Develop lesson plans that transition students from easier assignments to longer speeches. For example, the first assignment can include a slideshow in which the speakers generally read from the screen. This assignment is less intensive than a full-fledged speech, but will get students in front of the class and help them develop confidence.
The fear of public speaking, one of the most common fears, is referred to as "glossophobia" and people fear it even more than they fear death. This fear can rear its ugly head by causing a crippling condition in which the speaker has difficulty expressing himself, develops sweaty palms and starts to panic...but many professions and personal interactions involve public speaking, so it can't be avoided. Teaching your students to become better speakers will help them learn the skills necessary early in their professional developement.
Choose speech topics and oral activities that interest your students. They'll have more confidence if they're interested in the topic and will provide a more conversational approach to the speech than if you assigned a boring topic they don't care about. Some speech topics and exercises you may want to use include students talking about their favorite musical group, show and tell, future career plans or delivering a persuasive speech about a school policy. Poll your students to find out other speech topics that interest them.
Teach your students about body language. Tell them when they give their speech they should use good posture, a straight frame and raised head. They should also maintain eye contact with the crowd when delivering their speech by focusing on one person at a time and moving their gaze to another every few seconds. A catchy rap song can help your students remember different aspects of speech delivery.
Explain how you want them to deliver their speech vocally. Tell them they must articulate their words and avoid unnecessary phrases such as "um." They should have a strong voice so everyone in the class can hear and speak at a natural speed. A passionate, convincing tone can help interest and persuade others.
Let your students have plenty of time to research their topic. Regardless of how simple a concept is, students who feel more prepared and knowledgeable about their subject will give better speeches.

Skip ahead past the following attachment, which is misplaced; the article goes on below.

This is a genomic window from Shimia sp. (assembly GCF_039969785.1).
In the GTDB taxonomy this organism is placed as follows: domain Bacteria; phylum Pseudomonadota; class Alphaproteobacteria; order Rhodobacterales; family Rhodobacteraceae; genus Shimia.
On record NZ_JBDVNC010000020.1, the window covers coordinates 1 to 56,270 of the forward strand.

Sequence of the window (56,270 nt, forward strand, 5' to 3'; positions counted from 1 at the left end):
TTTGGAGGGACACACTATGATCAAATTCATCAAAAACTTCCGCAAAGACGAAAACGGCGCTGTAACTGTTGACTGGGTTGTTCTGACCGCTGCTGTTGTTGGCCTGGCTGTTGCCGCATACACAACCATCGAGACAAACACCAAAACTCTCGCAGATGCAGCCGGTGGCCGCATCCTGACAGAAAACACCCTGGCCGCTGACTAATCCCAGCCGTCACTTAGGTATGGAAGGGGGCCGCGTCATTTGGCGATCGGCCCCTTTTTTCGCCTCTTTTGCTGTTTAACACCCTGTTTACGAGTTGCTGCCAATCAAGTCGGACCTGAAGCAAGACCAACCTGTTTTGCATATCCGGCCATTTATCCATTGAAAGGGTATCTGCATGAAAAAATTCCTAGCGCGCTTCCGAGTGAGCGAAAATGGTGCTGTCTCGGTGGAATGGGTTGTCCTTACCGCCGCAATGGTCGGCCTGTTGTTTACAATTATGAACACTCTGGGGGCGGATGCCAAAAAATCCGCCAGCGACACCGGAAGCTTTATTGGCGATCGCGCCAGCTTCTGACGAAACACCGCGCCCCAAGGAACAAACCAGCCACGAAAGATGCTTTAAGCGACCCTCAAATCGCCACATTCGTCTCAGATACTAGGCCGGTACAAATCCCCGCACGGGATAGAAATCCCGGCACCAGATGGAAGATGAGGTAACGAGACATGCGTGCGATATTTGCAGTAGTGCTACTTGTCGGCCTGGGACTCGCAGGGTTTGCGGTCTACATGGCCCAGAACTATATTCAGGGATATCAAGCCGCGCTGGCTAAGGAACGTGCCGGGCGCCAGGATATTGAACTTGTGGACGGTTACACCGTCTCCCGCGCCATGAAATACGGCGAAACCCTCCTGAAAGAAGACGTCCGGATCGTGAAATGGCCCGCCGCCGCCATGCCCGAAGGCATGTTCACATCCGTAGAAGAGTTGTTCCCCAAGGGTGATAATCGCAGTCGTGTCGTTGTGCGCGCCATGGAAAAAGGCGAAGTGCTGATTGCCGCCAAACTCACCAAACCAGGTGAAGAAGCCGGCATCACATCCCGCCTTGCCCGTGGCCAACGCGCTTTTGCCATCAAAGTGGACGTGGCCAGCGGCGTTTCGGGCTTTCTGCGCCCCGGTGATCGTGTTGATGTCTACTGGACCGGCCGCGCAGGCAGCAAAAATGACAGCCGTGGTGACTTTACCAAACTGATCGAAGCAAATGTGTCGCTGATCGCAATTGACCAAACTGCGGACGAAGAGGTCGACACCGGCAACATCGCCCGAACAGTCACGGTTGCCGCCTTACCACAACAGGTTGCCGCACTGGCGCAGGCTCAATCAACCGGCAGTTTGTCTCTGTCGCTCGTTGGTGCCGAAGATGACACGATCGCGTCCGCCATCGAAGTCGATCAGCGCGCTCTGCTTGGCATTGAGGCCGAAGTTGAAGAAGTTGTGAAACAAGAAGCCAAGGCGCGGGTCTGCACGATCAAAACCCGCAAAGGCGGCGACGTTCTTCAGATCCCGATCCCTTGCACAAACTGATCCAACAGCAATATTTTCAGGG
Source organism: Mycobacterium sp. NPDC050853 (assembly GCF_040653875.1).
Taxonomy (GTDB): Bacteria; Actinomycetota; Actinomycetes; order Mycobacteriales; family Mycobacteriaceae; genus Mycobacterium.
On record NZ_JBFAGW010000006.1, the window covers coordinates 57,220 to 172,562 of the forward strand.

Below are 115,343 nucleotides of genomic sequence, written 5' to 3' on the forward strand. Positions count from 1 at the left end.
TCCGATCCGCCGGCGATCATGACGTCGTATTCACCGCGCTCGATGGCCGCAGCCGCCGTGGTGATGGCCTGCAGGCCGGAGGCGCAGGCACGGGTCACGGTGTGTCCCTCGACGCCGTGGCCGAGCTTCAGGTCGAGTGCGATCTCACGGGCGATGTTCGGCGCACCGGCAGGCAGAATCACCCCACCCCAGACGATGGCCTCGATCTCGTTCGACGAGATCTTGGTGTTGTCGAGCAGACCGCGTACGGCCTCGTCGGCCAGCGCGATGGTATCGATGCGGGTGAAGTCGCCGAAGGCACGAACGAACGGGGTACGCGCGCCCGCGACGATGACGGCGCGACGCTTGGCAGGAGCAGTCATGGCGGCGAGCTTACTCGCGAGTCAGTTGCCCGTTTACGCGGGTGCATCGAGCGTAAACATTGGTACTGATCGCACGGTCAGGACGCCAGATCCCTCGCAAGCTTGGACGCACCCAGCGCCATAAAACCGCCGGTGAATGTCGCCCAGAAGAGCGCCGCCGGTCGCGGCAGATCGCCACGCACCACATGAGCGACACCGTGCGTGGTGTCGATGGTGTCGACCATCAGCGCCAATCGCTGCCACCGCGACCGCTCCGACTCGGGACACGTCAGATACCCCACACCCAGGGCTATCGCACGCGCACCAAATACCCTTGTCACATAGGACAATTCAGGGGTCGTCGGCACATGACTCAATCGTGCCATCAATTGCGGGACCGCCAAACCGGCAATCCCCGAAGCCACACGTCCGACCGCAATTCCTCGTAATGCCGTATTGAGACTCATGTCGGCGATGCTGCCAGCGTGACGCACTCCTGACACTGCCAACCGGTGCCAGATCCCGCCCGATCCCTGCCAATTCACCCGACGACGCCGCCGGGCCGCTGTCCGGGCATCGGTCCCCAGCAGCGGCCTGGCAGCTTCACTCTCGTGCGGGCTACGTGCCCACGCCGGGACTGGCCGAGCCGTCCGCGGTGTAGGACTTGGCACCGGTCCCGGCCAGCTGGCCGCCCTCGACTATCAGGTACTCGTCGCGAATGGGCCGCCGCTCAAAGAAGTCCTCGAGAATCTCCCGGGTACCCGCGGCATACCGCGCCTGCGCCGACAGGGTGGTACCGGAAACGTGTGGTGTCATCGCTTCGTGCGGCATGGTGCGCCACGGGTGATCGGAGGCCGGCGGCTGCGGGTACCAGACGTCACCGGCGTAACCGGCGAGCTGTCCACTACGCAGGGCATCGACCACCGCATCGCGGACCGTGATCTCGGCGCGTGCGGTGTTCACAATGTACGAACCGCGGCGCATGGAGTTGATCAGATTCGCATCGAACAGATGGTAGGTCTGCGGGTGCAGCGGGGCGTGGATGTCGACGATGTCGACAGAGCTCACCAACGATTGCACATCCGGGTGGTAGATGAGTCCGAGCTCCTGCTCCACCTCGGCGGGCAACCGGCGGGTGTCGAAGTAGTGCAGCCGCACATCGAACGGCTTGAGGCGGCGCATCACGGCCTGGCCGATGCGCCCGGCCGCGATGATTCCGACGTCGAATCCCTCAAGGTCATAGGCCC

Write a sample speech and show it to your class. Highlight the different areas of the speech, such as the main ideas and the use of persuasive language. Have students write their own speech, using yours as a guide. They should use brief sentences, strong language and concrete examples. Students should have a main point that takes about 30 seconds to deliver and three topic sentences.
Tell students to practice their speech at home in a mirror. They should memorize the speech before they present it, but they shouldn't sound monotone, aiming instead for a natural, conversational tone.
Give students a chance to practice without a grade. Each student can present a brief speech as you complete a rubric detailing the different components you're looking for, such as body language, articulation, clear research and delivery. Give students detailed feedback so they can improve their performance before they're graded on it.
- Toastmasters International: 10 Tips for Public Speaking
- Dumb Little Man: 10 Fail Proof Tips for Delivering a Powerful Speech
- A Research Guide for Students: Presentation Tips for Public Speaking
- Scholastic: Speech Writing
- Midwest Center: 10 Most Common Phobias
- Lesson Tutor; Delivering a Persuasive Speech; Douglas Parker; Aug., 2011
- Educational Rap: Public Speaking
- Online Therapy.com: Glossophobia Treatment Therapy
- Photo Credit IT Stock Free/Polka Dot/Getty Images